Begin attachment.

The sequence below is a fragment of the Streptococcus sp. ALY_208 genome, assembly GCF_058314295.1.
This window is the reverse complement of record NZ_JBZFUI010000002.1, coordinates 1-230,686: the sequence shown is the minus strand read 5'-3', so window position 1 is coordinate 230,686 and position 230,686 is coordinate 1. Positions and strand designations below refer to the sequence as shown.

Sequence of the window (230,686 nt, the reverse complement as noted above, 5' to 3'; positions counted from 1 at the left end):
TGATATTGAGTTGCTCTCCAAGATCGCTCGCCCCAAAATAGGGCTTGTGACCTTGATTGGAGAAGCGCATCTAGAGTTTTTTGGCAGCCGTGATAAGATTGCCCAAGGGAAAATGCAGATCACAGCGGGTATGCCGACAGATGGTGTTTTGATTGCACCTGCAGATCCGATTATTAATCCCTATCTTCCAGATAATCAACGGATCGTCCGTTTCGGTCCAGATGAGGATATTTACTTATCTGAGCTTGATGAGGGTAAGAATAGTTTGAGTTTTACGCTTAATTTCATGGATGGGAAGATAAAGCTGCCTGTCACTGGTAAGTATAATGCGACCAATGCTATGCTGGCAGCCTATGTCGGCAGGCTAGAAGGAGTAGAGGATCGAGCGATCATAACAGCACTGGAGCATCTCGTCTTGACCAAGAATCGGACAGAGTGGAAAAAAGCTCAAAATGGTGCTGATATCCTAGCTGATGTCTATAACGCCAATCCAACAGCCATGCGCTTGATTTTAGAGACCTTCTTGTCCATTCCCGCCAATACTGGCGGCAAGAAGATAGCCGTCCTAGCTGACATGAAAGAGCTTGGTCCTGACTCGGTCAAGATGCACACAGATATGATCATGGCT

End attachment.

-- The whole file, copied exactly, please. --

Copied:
The sequence below is a fragment of the Streptococcus sp. ALY_208 genome, assembly GCF_058314295.1.
This window is the reverse complement of record NZ_JBZFUI010000002.1, coordinates 1-230,686: the sequence shown is the minus strand read 5'-3', so window position 1 is coordinate 230,686 and position 230,686 is coordinate 1. Positions and strand designations below refer to the sequence as shown.

Sequence of the window (230,686 nt, the reverse complement as noted above, 5' to 3'; positions counted from 1 at the left end):
TGATATTGAGTTGCTCTCCAAGATCGCTCGCCCCAAAATAGGGCTTGTGACCTTGATTGGAGAAGCGCATCTAGAGTTTTTTGGCAGCCGTGATAAGATTGCCCAAGGGAAAATGCAGATCACAGCGGGTATGCCGACAGATGGTGTTTTGATTGCACCTGCAGATCCGATTATTAATCCCTATCTTCCAGATAATCAACGGATCGTCCGTTTCGGTCCAGATGAGGATATTTACTTATCTGAGCTTGATGAGGGTAAGAATAGTTTGAGTTTTACGCTTAATTTCATGGATGGGAAGATAAAGCTGCCTGTCACTGGTAAGTATAATGCGACCAATGCTATGCTGGCAGCCTATGTCGGCAGGCTAGAAGGAGTAGAGGATCGAGCGATCATAACAGCACTGGAGCATCTCGTCTTGACCAAGAATCGGACAGAGTGGAAAAAAGCTCAAAATGGTGCTGATATCCTAGCTGATGTCTATAACGCCAATCCAACAGCCATGCGCTTGATTTTAGAGACCTTCTTGTCCATTCCCGCCAATACTGGCGGCAAGAAGATAGCCGTCCTAGCTGACATGAAAGAGCTTGGTCCTGACTCGGTCAAGATGCACACAGATATGATCATGGCT